In accordance therewith disposed in the fuse tip of a projectile is a dipole which faces in the direction of flight and which is protectively enclosed by a ballistic cap. The orientation of the exposed dipole axis in the direction of flight guarantees an omnidirectional characteristic with a negligible variation in gain over the rotary angle which is given by the spin of the projectile. The fact that the longitudinal dipole axis concentrically coincides with the longitudinal axis of the projectile provides that the received signal is not modulated in dependence on rotation. The preferred working range of the linearly polarised dipole antenna corresponds to the frequency range of GPS-frequencies. In that case the working range of the dipole antenna is distinguished by the resonance frequency which is established by the zero-passage of the imaginary part of the input impedance in the range of the GPS-frequencies. In order to shorten the dipole length which is required for that purpose to the space available in the projectile, the dipole is equipped with top-loading capacitances which extend the effective length of the dipole by receiving the current. The top-loading capacitances comprise electrically conductive material such as for example metal surfaces or wires. Those conductor portions are arranged rotationally symmetrically about the longitudinal axis of the dipole, whereby the omnidirectional characteristic is guaranteed, and connected to the mutually opposite dipole ends. The conventional dipole radiating device has a half-value width or lobe width of the directional pattern of 78°. By virtue of the required reduction in the length of the dipole its half-value width moves towards 90°, which corresponds to the maximum possible half-value width of the Hertzian dipole which acts as the limit case of the shortened antenna. If the −10 dB width of the Hertzian dipole is set as the limit case, that affords a space coverage of 142°, whereby a large part of the region of space is covered. Narrow regions of space in the direction of flight and in opposite relationship to the direction of flight are not embraced. The conductor portions are inclined at the front end of the dipole towards the axis of the dipole so that in that way they can be fitted into the aerodynamically shaped ballistic cap. At the inside of the ballistic cap which preferably comprises plastic material, it is possible to provide openings and recesses which are of dimensions and in arrangements corresponding to the conductor portions secured to the axis of the dipole. The dipole or the conductor portions are at least partially positively lockingly fitted into that opening or recess.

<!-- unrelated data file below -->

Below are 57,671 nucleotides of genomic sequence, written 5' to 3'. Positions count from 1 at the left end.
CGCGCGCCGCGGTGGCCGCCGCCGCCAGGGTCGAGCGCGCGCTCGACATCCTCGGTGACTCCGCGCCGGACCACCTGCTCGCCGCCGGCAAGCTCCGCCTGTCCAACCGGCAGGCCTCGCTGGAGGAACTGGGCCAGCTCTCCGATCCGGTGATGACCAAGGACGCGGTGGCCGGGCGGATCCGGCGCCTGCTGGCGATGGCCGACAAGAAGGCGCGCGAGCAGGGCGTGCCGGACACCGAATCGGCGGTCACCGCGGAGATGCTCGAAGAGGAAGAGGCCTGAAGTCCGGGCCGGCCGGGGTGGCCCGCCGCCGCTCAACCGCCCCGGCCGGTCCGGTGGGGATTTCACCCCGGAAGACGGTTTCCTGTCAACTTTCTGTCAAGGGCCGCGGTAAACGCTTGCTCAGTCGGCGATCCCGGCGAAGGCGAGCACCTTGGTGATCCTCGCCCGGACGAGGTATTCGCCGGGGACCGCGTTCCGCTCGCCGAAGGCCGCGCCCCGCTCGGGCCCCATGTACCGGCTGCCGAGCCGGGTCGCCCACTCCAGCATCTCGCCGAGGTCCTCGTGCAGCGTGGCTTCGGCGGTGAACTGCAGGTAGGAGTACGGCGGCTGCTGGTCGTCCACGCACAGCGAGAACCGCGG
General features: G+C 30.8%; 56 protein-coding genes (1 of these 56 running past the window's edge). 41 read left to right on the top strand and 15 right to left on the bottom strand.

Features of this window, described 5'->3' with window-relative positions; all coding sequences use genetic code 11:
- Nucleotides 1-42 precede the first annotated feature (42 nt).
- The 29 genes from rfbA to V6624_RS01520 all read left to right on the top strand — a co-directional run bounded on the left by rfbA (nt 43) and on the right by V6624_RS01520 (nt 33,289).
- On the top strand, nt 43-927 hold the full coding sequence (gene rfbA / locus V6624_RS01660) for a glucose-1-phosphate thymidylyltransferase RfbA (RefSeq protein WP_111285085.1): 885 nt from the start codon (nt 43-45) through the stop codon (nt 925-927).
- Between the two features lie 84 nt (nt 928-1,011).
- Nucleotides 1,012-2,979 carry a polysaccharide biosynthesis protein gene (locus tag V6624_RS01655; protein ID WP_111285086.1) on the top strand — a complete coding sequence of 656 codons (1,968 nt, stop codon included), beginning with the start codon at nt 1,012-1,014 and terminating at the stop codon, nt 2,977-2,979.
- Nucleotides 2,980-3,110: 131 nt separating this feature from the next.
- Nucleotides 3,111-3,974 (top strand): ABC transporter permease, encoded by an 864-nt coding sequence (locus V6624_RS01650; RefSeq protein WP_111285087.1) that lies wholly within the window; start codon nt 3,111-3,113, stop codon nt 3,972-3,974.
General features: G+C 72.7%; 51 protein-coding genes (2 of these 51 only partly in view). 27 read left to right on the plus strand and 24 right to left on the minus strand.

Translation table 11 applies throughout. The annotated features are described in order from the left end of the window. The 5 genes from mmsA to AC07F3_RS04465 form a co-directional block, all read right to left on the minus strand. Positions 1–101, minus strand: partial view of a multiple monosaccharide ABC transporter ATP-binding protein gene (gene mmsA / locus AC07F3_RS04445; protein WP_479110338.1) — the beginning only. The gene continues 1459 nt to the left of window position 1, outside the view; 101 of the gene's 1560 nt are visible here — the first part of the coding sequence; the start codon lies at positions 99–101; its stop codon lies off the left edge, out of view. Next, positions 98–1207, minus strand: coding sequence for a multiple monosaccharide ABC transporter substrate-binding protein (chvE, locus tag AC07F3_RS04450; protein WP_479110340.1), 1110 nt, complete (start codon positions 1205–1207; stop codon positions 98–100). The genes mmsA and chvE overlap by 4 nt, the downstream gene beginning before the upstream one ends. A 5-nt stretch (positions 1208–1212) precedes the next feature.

In a further embodiment the dipole is let into a dielectric with a high dielectric constant, thereby also permitting a reduction in the dipole to the space available in the projectile and guaranteeing a frequency range corresponding to the GPS-frequencies.

Additional developments and further features and advantages of the invention will be apparent from the further claims and from the description hereinafter of a preferred embodiment of the structure according to the invention which is shown diagrammatically and not entirely true to scale and in greatly abstracted form, being restricted to what is essential. This structure affords the advantage that it can be implemented in the fuse tip which is usually removable from an artillery projectile, and therefore can also be subsequently applied to a standard projectile, without having to intervene in the load-bearing structure of the projectile case itself for providing the dipole antenna.

BRIEF DESCRIPTION OF THE DRAWINGS

The single FIGURE of the drawing shows a dipole satellite antenna which is fitted into the fuse tip of a projectile.

DETAILED DESCRIPTION OF A PREFERRED EMBODIMENT

The munition article diagrammatically shown in the drawing is the tip 10 of a replaceable fuse tip 11 of an artillery projectile under a ballistic cap 12. The drawing does not show in greater detail mechanical assembly devices, impact sensor and firing transfer device with safety devices.